Monday, April 28, 2008
Psycho III (1986)
Psycho III starts with a startling scene where a young nun screams, “There is no God!” before scaling a bell tower (reminiscent of the one in Hitchcock’s Vertigo) to attempt suicide. After accidentally causing her Mother Superior to plunge to her death, the young nun, Maureen Coyle (Diana Scarwid), leaves the convent. After a trek across the desert, she gets a ride with the sleazy Duane (“call me Duke”), played by Jeff Fahey. She bails when the skeeve tries to get fresh with her.
Back at the Bates Motel and nearby town, people are speculating about what happened to Ms. Spool (who’s fate we find out at the end of Psycho II…or do we?), who vanished without a trace a month ago. A reporter starts snooping around and claims that Norman was behind her demise.
Duane rolls into town and takes a job running the front desk of the Bates Motel and Maureen takes a room there as well. Norman takes a special liking to Maureen while it seems that Mother has returned as bodies start popping up. Has Norman gone mad again or is someone with ulterior motives behind the murders?
Psycho III differs wildly from the first two films. It was made in 1986 and the sleazy slasher feel of the decade is apparent. While it is still an enjoyable film, it doesn’t take itself as seriously as the first two Psycho films. It features gratuitous nudity, disposable characters, bloody kills scenes and so on that are typical of 80’s slashers.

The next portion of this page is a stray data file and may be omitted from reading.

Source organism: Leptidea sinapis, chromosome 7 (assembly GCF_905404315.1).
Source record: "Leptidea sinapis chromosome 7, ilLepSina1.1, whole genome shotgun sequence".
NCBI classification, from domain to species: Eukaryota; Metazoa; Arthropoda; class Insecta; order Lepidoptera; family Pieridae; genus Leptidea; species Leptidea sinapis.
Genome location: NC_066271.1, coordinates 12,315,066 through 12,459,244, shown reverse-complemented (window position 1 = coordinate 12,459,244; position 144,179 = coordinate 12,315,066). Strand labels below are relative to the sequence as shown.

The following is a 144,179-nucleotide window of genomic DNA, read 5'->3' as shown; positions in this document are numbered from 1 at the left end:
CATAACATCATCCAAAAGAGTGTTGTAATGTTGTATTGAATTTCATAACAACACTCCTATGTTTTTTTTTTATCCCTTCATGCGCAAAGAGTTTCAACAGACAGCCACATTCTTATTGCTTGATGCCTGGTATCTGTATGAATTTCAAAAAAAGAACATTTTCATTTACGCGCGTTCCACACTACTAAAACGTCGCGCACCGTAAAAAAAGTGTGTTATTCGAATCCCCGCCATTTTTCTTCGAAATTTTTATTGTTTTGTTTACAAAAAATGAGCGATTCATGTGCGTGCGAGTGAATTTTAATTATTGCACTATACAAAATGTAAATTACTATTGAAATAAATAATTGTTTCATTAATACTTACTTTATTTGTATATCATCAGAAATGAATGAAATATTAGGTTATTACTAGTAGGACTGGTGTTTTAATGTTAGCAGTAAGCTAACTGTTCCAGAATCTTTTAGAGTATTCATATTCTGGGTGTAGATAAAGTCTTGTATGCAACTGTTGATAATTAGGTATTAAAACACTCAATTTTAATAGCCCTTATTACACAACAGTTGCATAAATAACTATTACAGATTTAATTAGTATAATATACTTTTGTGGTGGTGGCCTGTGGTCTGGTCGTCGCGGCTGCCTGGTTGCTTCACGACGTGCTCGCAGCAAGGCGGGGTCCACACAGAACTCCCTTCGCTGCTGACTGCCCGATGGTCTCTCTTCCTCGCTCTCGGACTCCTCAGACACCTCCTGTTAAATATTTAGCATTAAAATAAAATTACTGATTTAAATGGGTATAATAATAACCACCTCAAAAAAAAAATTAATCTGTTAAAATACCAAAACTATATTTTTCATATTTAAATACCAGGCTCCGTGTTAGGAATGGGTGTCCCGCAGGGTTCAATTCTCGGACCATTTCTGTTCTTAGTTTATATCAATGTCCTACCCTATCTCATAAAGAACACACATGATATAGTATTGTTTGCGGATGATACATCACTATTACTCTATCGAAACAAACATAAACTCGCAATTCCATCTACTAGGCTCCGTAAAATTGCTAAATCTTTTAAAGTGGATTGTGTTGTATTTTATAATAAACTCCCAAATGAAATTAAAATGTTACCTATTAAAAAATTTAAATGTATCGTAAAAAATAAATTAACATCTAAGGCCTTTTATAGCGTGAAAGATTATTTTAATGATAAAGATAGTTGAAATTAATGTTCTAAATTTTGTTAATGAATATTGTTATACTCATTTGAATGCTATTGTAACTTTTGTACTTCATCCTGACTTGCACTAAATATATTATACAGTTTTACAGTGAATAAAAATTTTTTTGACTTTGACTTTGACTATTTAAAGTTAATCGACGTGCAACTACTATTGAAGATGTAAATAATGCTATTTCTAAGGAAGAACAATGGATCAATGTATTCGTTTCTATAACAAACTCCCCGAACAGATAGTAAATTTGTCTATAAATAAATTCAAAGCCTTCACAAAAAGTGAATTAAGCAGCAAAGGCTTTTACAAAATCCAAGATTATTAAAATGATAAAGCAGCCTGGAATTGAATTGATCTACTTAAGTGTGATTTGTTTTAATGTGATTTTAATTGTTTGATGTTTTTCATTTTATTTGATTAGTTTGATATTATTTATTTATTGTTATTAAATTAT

Psycho III marks Anthony Perkins directorial debut and he did a rather impressive job. There are several scenes that hearken back to the original (like a fall down the stairs) that delight and other homages to Hitchcock’s work (like the previously mentioned Vertigo bell tower scene). Perkins also frames scenes with interesting camera angles throughout the film and uses garish neon colors to light scenes.
The acting overall is pretty solid, though Anthony Perkins portrayal of Norman Bates felt a little empty this time around. He looked a bit weary in this film, which made the character that much more weak. Norman was still immensely likable, but Norman’s signature eagerness and neediness was somehow missing. Still, no one can do Norman like Perkins can and he still managed to pull you into the story and made you side with Norman, despite his “psycho” tendencies. The supporting cast, including Jeff Fahey and Diana Scarwid, did a great job overall, though the only person you really care about is Norman.
The kills were pretty violent and definitely bloody, but it just didn’t seem that there were that many of them and that most of the time it was a disposable character getting offed. I did love the scene with one of the victims in the ice box, though (no matter how unbelievable), as well as the Cupid’s arrow kill late in the film.
Though Psycho III isn’t the masterpiece Psycho is or the tension-filled ride that Psycho II is, it is a fun popcorn flick that doesn’t taint the Psycho legacy.
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